Encyclopedia of Fantasy (1997)
Devils

Although notionally monotheistic, the Christian mythos not only has an anti-god, variously called Satan, Lucifer or simply the Devil, but an entire hierarchy of evil Demons mirroring the heavenly hierarchy of Angels and saints. Early Christian Fantasy made much of the notion that there had been a war in Heaven which resulted in the Devil being cast into Hell with a legion of followers. Some names applied in the Bible to the Devil – notably Beelzebub – were given by later writers to his henchmen, and the same fate overcame the Talmudic demon-king Asmodeus, who was converted into a relatively amiable figure by Alain René Le Sage (1668-1747) in Le Diable boiteux (1707). The register of minor devils was swelled by the names of the fallen angels listed in the apocryphal Book of Enoch and those of the deities – including Moloch, Baal and Astaroth – worshipped by the Hebrews' neighbours. Extensive lists can be found in Richard Bovet's Pandaemonium (1684) and Lauran Paine's The Hierarchy of Hell (1972).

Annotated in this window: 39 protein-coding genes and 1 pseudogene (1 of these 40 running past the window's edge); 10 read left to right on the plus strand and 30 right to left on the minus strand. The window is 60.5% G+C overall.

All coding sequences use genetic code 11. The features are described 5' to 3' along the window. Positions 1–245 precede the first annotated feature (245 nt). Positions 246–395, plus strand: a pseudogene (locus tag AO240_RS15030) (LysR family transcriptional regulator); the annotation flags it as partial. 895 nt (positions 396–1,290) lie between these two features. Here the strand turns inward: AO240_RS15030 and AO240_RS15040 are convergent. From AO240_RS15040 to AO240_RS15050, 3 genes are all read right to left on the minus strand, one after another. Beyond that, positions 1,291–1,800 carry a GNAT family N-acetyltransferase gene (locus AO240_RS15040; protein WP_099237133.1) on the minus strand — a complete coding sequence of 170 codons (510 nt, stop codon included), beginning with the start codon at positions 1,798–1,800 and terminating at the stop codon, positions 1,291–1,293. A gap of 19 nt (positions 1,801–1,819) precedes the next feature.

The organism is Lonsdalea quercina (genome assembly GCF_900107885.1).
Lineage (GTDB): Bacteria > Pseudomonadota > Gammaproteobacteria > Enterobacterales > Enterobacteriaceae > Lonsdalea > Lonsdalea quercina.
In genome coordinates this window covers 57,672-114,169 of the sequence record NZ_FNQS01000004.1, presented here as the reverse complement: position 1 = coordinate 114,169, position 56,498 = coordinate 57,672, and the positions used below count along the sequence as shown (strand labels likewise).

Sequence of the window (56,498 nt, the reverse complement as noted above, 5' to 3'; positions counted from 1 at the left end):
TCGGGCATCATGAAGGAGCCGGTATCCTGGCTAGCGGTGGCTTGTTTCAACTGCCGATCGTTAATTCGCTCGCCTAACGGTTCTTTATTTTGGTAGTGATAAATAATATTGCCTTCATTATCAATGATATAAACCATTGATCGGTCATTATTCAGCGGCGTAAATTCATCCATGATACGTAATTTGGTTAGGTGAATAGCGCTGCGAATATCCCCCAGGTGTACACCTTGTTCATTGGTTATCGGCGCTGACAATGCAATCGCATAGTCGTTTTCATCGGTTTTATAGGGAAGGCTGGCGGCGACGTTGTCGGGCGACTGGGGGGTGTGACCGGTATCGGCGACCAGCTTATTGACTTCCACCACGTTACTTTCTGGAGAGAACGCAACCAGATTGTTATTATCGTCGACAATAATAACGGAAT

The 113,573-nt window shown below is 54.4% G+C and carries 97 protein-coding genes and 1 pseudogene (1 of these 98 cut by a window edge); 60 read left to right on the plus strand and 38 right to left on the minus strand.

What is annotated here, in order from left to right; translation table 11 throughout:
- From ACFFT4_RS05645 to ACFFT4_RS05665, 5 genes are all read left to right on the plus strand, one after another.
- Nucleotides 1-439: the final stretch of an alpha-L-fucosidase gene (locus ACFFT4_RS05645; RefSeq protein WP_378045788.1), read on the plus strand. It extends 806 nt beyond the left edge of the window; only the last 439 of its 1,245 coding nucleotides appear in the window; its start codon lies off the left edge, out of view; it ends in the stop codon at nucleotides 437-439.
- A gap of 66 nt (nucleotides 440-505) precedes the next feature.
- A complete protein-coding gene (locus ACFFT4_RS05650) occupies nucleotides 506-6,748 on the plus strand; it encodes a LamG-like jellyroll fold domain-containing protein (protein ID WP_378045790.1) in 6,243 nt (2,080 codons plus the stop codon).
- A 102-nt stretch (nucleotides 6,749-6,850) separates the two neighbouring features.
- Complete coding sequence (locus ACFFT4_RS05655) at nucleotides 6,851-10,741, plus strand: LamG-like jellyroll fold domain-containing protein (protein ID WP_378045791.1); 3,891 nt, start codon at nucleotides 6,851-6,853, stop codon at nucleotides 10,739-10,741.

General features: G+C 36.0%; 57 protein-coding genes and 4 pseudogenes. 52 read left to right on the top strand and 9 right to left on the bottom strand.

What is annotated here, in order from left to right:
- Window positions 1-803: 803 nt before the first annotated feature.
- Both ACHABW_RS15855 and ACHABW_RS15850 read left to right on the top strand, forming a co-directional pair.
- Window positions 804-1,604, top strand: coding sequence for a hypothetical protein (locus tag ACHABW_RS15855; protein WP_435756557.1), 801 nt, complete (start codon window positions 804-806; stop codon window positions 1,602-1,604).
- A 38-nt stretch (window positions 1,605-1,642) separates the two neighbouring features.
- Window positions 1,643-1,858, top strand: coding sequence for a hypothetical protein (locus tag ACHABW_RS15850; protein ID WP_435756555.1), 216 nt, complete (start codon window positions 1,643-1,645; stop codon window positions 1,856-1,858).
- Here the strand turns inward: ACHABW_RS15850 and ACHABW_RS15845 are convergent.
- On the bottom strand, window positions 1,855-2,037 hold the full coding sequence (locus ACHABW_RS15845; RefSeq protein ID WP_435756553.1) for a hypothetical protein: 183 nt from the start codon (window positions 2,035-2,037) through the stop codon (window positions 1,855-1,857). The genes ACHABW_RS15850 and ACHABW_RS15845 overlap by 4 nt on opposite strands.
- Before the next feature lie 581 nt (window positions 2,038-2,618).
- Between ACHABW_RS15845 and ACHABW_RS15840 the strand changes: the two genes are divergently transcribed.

Lesser devils often stand in for their master in tales of Pacts with the Devil; some – like Faust's Mephistopheles – have enjoyed long and notable literary careers. The most famous modern literary devil is the writer of The Screwtape Letters (1942) by C S Lewis. Devils are conventionally depicted by illustrators as horned and bearded manikins with goat's legs and forked tails. [BS]

This entry is taken from the Encyclopedia of Fantasy (1997) edited by John Clute and John Grant. It is provided as a reference and resource for users of the SF Encyclopedia, but apart from possible small corrections has not been updated.